Your credit score is a quick, simple way for lenders to get a general idea about your credit history. That three-digit number may be the reason you are approved or denied for a loan. Credit scores can also affect the interest rates and fees you pay. Like a poor credit history, lower scores generally mean higher interest and other costs. Your credit score can even have a negative impact on other areas of your life. For instance, you may have trouble renting an apartment or may pay more for car insurance with bad credit. It may even hurt your employment opportunities. Good credit keeps your options open and can save you money.
Some of the most important factors in calculating your credit score are:
The amount of your available credit you’re using--the lower the better
Percentage of on-time payments on your accounts--the higher the better
The average age of your credit accounts--the longer the better
New accounts and recent applications--keep this number low
You may think not using credit at all is a good thing. In a way, it is. If you only pay cash, you’re not taking on debt. You can’t spend more money than you have. But, having no credit history can hurt. Lenders won’t have any way to know whether or not you’re responsible with your bills. That means you may not have access to credit when you need it. Responsible use of credit cards and other accounts is the best way to build good credit.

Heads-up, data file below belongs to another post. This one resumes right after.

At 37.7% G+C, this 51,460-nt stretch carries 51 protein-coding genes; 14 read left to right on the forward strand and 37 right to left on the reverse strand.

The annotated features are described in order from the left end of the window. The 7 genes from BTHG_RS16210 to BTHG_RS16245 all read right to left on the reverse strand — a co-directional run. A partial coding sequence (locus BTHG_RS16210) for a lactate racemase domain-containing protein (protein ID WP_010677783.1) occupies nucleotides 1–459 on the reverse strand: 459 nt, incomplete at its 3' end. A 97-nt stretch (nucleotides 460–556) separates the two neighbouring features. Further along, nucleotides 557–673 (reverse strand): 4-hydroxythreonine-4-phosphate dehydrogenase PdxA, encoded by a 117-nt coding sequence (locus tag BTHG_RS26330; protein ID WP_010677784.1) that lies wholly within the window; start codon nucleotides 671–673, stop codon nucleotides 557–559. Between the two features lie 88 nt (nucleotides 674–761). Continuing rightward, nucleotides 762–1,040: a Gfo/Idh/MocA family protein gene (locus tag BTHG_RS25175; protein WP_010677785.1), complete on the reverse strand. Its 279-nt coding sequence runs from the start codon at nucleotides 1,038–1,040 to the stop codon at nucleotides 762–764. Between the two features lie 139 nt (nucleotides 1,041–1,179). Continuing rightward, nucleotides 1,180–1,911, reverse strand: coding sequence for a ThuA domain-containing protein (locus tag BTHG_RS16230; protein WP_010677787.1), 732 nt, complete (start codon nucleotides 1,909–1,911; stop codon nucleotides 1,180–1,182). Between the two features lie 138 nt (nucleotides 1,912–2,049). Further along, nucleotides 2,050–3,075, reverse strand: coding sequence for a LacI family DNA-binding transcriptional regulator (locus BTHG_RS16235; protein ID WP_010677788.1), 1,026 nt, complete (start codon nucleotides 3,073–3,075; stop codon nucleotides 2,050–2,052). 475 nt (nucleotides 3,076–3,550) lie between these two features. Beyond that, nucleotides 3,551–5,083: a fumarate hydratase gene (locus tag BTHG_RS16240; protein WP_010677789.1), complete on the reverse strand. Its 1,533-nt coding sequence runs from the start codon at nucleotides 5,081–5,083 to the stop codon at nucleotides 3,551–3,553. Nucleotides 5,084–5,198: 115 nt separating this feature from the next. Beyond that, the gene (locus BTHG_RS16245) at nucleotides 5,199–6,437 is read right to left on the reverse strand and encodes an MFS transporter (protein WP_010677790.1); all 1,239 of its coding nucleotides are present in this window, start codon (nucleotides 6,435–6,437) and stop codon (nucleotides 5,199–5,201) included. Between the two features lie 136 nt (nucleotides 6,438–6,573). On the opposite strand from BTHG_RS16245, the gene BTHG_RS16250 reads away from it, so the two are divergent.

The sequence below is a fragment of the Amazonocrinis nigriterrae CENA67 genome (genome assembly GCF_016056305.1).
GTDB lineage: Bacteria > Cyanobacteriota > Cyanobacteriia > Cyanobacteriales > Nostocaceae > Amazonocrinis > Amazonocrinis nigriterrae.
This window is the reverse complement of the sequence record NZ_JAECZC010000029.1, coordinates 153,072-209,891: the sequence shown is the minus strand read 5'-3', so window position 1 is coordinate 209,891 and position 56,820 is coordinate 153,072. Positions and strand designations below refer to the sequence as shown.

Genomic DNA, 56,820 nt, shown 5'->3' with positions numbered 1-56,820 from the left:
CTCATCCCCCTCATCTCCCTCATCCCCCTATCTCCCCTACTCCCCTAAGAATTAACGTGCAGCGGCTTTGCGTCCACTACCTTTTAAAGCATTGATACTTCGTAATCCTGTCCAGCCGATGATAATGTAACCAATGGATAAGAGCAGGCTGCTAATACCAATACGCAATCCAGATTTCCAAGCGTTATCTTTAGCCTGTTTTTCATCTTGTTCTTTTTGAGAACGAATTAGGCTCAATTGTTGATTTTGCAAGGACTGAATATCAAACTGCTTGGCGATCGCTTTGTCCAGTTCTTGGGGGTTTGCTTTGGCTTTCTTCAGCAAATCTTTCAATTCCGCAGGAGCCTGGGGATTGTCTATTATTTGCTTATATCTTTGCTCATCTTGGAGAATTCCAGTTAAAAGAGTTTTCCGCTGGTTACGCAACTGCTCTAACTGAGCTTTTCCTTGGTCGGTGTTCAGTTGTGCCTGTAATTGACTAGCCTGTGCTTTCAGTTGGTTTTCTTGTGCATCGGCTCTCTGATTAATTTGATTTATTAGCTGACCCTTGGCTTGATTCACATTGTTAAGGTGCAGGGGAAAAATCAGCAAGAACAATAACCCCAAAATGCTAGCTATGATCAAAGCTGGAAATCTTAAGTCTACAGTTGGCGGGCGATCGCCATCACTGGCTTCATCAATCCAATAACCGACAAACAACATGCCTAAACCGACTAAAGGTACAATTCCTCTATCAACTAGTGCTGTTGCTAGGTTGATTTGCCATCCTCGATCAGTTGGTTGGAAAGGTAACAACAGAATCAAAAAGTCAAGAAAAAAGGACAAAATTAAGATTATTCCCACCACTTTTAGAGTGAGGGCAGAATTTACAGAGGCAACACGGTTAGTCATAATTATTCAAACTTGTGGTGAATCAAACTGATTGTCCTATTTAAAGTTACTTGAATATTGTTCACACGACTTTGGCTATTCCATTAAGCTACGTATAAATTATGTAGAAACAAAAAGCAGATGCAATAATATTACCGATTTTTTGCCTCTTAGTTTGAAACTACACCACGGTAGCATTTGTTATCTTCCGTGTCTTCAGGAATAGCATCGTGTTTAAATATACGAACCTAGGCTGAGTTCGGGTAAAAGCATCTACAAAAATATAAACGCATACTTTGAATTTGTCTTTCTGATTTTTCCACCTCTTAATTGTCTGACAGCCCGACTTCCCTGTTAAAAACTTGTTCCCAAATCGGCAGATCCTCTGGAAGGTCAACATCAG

How To Check Your Credit Report
You actually have multiple credit reports, and they usually aren’t exactly the same. The most consequential ones come from the three major credit bureaus: TransUnion, Equifax and Experian. You can get copies of your credit reports online or by mail. Each credit bureau has to give you one free report each year. But, your credit score isn’t included in the free report. If you want your score, you’ll have to pay a small fee.
You can get your free reports by visiting each credit bureau’s website, or through a combined site. Need a current credit report before the year is up? No problem. You can buy an updated report directly from the credit bureau. During the Covid-19 pandemic, it’s even easier. All three major credit bureaus are offering free weekly reports.